“Branding is a tool that has no conscience or morality — it can be used for good or bad,” says design writer Steven Heller in his foreword to Branding Terror, a new book that explores the iconography used by terrorist groups across the world. Like consumer electronics companies and soft drinks manufacturers, 21st-century terrorists understand the purpose of brand identity — to create a message, to convey values, to spread awareness — even if those messages aren’t quite “Always Coca-Cola” or Google’s “Don’t be evil”.
Terrorists also, it becomes clear a few pages in, have no conscience when it comes to good design — the general rule of thumb for many seems to be “the more AK47s the merrier”. Yet despite a general penchant for crossed swords, clenched fists and heavy armaments, there are also some surprising exceptions. Al-Qaeda in Iraq have a logo of arms raising a flag that looks like it comes from a trendy graphic novel, while Italian leftist group Brigate Rosse favour something that looks like it was drawn on a fifth-former’s ring-binder. Meanwhile, there are the positively tasteful flags of the National Democratic Front of Bodoland, a separatist group in Assam, India, who might consider entering themselves for some kind of design award were they not too busy bombing train stations and shooting bus passengers.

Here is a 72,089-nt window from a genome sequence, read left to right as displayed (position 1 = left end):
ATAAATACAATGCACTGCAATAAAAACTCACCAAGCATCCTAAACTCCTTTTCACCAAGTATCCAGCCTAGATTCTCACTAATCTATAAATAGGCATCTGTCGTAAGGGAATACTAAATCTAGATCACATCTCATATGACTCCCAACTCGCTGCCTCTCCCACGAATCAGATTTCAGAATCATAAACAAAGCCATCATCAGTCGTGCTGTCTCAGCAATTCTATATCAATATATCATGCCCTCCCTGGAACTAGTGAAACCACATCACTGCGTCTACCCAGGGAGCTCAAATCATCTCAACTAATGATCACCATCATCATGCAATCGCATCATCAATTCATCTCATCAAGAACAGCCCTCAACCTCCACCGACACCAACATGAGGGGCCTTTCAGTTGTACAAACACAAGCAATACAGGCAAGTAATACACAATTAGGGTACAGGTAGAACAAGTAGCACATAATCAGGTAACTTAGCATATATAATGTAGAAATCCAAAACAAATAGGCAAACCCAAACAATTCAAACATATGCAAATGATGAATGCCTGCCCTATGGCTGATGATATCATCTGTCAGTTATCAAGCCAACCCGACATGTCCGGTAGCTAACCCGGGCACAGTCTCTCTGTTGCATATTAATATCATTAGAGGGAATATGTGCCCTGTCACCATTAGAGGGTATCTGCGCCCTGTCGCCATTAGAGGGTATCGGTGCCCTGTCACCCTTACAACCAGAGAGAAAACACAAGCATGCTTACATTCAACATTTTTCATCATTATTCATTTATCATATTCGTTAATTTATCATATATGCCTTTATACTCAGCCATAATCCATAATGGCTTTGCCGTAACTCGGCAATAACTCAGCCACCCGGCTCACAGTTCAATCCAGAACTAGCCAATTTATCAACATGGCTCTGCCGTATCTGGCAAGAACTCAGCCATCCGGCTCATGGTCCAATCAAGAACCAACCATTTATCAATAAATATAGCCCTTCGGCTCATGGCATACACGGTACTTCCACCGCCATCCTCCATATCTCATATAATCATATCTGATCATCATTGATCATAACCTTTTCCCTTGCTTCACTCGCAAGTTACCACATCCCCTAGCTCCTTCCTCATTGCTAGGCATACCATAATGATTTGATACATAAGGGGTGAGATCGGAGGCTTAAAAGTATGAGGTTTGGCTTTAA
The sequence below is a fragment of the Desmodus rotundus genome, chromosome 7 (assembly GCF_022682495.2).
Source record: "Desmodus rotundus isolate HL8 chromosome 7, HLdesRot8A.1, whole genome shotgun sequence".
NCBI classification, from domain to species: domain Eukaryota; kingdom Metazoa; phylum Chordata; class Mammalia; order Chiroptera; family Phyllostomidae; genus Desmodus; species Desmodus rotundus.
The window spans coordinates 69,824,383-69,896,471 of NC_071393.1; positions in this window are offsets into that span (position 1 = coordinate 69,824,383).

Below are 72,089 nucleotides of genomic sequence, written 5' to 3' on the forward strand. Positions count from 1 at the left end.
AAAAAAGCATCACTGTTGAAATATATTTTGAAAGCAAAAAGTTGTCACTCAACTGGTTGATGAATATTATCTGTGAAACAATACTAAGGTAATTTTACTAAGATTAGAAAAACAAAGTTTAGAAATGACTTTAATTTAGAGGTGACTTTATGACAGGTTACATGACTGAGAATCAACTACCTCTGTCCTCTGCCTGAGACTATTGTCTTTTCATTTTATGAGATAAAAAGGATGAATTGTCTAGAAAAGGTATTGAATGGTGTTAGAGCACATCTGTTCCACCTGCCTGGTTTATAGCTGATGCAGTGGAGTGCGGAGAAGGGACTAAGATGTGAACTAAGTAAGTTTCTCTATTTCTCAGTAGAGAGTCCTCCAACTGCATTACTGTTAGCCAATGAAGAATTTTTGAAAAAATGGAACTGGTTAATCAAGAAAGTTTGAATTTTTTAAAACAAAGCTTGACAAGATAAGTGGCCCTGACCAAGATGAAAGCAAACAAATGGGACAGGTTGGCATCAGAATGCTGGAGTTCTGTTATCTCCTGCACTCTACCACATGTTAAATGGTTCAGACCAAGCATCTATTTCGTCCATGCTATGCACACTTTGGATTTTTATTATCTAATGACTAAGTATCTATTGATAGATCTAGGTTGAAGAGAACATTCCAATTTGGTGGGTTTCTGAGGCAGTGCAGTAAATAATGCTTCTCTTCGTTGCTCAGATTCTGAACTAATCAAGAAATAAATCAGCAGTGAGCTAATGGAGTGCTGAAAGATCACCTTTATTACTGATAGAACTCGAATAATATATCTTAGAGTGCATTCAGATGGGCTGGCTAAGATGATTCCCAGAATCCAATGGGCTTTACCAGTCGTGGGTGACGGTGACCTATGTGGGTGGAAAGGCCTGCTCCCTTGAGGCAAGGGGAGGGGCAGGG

Of course, it’s not a subject to be taken lightly, and while the authors, Artur Beifuss and Francesco Trivini Bellini, go so far as to list each logo’s Pantone colours (as well as chiding Sri Lanka’s Liberation Tigers of Tamil Eelam for having “too many Photoshop filters and options”), they also make sure to outline both the history and aims of each group, and list some of the deadly actions for which they’re responsible. This is an examination of the power of design at its most potent.
Branding Terror: The Logotypes and Iconography of Insurgent Groups and Terrorist Organizations (Merrell) by Artur Beifuss and Francesco Trivini Bellini is out on 31 March